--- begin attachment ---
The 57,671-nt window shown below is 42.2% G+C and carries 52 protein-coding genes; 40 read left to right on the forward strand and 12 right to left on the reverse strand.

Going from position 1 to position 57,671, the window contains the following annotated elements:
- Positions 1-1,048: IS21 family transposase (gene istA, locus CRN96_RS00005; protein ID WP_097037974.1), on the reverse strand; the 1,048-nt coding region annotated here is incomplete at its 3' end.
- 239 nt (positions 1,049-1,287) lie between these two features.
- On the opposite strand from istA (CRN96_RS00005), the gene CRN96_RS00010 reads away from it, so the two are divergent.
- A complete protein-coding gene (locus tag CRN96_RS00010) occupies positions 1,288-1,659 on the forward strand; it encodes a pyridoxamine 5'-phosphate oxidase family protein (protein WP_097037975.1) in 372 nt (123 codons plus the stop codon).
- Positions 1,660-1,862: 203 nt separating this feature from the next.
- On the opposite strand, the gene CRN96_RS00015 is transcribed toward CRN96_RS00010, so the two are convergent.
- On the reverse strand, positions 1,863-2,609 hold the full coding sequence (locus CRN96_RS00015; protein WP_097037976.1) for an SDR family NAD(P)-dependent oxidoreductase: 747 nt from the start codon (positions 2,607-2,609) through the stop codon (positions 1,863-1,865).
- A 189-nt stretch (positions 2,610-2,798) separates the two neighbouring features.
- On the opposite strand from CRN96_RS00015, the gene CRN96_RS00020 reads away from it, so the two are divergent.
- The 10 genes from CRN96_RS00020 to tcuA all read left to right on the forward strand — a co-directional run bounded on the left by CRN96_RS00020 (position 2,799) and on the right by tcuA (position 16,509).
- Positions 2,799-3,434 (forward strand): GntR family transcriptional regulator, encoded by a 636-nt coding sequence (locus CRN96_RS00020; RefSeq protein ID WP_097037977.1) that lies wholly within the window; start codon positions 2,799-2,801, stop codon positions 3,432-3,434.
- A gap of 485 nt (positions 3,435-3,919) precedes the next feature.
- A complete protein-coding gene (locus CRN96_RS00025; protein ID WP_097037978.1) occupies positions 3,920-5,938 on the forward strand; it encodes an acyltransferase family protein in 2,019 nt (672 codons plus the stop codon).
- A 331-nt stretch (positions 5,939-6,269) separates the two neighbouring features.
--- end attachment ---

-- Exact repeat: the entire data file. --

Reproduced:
The 57,671-nt window shown below is 42.2% G+C and carries 52 protein-coding genes; 40 read left to right on the forward strand and 12 right to left on the reverse strand.

Going from position 1 to position 57,671, the window contains the following annotated elements:
- Positions 1-1,048: IS21 family transposase (gene istA, locus CRN96_RS00005; protein ID WP_097037974.1), on the reverse strand; the 1,048-nt coding region annotated here is incomplete at its 3' end.
- 239 nt (positions 1,049-1,287) lie between these two features.
- On the opposite strand from istA (CRN96_RS00005), the gene CRN96_RS00010 reads away from it, so the two are divergent.
- A complete protein-coding gene (locus tag CRN96_RS00010) occupies positions 1,288-1,659 on the forward strand; it encodes a pyridoxamine 5'-phosphate oxidase family protein (protein WP_097037975.1) in 372 nt (123 codons plus the stop codon).
- Positions 1,660-1,862: 203 nt separating this feature from the next.
- On the opposite strand, the gene CRN96_RS00015 is transcribed toward CRN96_RS00010, so the two are convergent.
- On the reverse strand, positions 1,863-2,609 hold the full coding sequence (locus CRN96_RS00015; protein WP_097037976.1) for an SDR family NAD(P)-dependent oxidoreductase: 747 nt from the start codon (positions 2,607-2,609) through the stop codon (positions 1,863-1,865).
- A 189-nt stretch (positions 2,610-2,798) separates the two neighbouring features.
- On the opposite strand from CRN96_RS00015, the gene CRN96_RS00020 reads away from it, so the two are divergent.
- The 10 genes from CRN96_RS00020 to tcuA all read left to right on the forward strand — a co-directional run bounded on the left by CRN96_RS00020 (position 2,799) and on the right by tcuA (position 16,509).
- Positions 2,799-3,434 (forward strand): GntR family transcriptional regulator, encoded by a 636-nt coding sequence (locus CRN96_RS00020; RefSeq protein ID WP_097037977.1) that lies wholly within the window; start codon positions 2,799-2,801, stop codon positions 3,432-3,434.
- A gap of 485 nt (positions 3,435-3,919) precedes the next feature.
- A complete protein-coding gene (locus CRN96_RS00025; protein ID WP_097037978.1) occupies positions 3,920-5,938 on the forward strand; it encodes an acyltransferase family protein in 2,019 nt (672 codons plus the stop codon).
- A 331-nt stretch (positions 5,939-6,269) separates the two neighbouring features.